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Snowboarder Looking for Some Twin Tip Skis

Question:

I am looking to find some information on twin-tip skis. I am an advanced snowboarder who is looking to get a ski for park riding. My goal in getting them is to learn aerials and work in the pipe. The biggest concern that I have is length. I am 5'10" and weigh 150 lbs. Looking at skis, I would like to get something between 150-160 cm to ease the transition. I ride a 154(8) cm depending on my mood. The plan is to center the bindings for quick spins, but is that going to effect riding in the powder under the spruce trees? Cheers!

Answer:

Hey, thanks for checking out the site.  Welcome to skiing, you're gonna love it.  Lets start with sizes before we do anything else.  If you're going to do aerials (like olympic aerials) than stick to a short ski.  But if you mean aerials like terrain park aerials, than you can go a bit bigger than a 160cm.  That's all up to you and what you plan on doing with the ski.  For your weight you could go all the way up to a 175cm if you wanted, but I don't blame you for wanting to start short to make the transition easy.

Mounting the bindings more centered will help with spinning, but it will also effect how the ski performs on the rest of the mountain.  You have to adjust your center of gravity when skiing a ski with a more centered mounting point.  It sometimes makes it so you can't lean as far forward resulting in a more up-right ski stance.  If you're just getting into it I'd recommend mounting your skis a couple of centimeters back from center.  You'll still get a lot of the benefits that come along with mounting them forward, but they'll ski the rest of the mountain real nice.

Lets stop there for now.  Hook me up with a bit more info and we'll talk about specific skis that would be good for you.  (here's some info that would be handy for me so I can help a bit more:  Time you plan on spending in the park vs. the rest of the mountain, where you ski (east coast or west coast), about how many days a year you ski, how much you want to spend, do you want to ski switch (backwards), and anything else that you think I should know.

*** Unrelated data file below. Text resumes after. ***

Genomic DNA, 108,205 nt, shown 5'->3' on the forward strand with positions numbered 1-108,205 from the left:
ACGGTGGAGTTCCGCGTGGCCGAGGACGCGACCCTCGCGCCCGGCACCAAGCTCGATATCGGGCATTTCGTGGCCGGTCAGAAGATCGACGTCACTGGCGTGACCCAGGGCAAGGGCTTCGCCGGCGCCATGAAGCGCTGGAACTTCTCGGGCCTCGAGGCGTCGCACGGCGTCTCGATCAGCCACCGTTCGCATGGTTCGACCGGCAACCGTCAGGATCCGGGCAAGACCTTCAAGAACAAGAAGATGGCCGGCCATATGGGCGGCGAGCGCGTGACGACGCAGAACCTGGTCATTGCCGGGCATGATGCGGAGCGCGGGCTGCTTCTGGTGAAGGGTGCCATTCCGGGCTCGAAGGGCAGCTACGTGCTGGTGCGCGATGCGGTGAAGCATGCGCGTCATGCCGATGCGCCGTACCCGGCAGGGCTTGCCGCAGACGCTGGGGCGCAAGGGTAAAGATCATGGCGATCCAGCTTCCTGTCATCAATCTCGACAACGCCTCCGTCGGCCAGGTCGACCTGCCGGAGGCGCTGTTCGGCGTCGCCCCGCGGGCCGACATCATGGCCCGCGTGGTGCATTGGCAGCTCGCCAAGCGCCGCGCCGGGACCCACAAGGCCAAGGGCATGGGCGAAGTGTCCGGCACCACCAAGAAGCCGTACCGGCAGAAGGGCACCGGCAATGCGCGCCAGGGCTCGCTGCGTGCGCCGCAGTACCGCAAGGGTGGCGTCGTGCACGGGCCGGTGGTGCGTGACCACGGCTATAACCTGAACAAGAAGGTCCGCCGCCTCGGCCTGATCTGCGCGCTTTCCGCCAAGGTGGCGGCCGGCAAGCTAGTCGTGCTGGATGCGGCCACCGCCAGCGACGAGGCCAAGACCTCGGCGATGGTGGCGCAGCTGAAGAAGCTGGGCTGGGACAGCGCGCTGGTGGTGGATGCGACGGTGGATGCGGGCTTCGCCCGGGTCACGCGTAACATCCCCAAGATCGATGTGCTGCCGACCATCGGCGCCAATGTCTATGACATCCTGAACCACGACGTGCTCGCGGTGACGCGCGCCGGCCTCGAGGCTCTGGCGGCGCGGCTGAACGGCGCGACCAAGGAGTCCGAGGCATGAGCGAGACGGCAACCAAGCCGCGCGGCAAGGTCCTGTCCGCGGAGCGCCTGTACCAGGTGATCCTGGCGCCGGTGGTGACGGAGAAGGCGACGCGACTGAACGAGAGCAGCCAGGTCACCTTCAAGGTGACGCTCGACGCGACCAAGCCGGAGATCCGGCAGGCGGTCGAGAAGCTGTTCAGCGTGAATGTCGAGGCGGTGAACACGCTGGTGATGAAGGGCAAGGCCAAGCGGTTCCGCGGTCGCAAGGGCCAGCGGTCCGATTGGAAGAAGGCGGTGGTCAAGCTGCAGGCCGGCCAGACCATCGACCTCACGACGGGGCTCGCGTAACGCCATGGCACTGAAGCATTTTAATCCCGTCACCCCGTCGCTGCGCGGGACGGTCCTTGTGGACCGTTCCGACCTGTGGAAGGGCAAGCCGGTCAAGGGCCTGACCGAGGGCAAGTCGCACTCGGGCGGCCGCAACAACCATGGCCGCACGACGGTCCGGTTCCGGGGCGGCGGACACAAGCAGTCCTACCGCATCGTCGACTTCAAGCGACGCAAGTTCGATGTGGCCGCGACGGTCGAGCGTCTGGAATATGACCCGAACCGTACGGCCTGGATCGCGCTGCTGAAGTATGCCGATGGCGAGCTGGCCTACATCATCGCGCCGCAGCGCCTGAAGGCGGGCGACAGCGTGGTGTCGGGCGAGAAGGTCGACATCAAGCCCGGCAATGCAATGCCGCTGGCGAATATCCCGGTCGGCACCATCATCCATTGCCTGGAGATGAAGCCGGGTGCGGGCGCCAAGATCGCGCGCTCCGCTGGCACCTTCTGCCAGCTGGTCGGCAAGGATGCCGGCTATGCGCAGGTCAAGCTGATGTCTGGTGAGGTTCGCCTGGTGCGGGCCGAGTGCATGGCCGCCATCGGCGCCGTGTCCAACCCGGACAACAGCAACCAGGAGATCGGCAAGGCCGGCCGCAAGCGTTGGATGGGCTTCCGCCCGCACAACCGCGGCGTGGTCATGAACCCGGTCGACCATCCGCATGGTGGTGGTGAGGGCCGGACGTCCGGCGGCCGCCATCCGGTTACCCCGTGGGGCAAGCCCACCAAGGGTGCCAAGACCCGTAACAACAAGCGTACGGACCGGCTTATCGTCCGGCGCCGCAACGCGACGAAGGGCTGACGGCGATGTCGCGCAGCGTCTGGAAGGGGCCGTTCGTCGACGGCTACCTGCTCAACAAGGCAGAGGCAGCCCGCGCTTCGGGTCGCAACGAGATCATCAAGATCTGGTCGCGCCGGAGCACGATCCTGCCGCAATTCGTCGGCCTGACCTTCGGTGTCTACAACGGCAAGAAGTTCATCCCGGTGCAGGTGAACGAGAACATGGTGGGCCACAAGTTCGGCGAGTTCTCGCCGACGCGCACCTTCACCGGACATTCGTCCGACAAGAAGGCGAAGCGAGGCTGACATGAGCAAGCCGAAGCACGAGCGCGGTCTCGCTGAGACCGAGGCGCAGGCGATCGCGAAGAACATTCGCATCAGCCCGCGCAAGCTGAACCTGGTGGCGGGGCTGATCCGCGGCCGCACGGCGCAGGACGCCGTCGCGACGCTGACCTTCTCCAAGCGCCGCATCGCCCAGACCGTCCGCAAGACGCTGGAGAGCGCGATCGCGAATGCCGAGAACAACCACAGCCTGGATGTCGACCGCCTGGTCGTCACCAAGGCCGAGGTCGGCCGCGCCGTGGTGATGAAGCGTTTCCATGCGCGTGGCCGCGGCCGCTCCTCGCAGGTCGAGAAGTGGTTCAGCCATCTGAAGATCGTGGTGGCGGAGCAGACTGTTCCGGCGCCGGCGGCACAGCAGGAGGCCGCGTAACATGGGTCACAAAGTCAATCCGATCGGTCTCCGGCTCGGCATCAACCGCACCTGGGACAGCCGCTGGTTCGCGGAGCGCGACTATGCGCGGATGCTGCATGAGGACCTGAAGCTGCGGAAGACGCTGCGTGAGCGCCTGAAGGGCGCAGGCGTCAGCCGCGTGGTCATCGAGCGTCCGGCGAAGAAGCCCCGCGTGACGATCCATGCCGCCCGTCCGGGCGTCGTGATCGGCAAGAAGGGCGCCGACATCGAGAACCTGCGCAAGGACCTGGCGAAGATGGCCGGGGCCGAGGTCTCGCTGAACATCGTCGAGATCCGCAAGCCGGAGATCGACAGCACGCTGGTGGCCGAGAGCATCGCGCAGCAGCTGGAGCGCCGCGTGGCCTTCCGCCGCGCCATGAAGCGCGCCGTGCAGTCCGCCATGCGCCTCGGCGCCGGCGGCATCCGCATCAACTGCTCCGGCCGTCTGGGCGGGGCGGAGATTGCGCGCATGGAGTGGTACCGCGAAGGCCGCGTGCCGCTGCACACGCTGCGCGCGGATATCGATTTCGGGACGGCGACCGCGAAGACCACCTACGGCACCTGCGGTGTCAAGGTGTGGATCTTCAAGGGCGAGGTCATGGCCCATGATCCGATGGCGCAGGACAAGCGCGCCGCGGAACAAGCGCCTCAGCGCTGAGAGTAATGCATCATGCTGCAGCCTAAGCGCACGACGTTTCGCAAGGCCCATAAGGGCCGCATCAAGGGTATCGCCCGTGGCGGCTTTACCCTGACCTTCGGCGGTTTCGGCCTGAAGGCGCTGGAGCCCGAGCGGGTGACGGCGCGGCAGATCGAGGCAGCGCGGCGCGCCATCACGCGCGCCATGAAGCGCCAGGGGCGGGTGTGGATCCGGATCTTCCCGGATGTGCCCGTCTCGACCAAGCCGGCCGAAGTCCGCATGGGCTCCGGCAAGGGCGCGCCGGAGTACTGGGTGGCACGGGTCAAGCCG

Thanks for checking out the site and we'll chat more soon.  Pray for snow.

-tim


Follow Up Question:

Wow that is helpful.  I figured a couple of lines and done but you guys are great!

I am looking to be in the park 85% of the time.  The location is in northwest Indiana (yeah, I'm surprised too) that is a single life blue, green, black turned park. Rails, kickers, boxes, 6' half pipe.  I also go a couple times a year out west and up to th UP of Michigan.  With the local joint, my goal is twice a week and I am one to exceed my goals.  Switch is a huge deal to me.  I want to be able to develop my off side spins for snowboarding, which I think switch skiing will help.  Price is of concern because I need the whole 3-piece suit and I am not trying to go for broke.

Overall I want a setup that when I get to the hill, I can flip a coin and say "Yep, its a ski day" without hesitation.  On that note, I guess telling you a bit about my other white habit could help.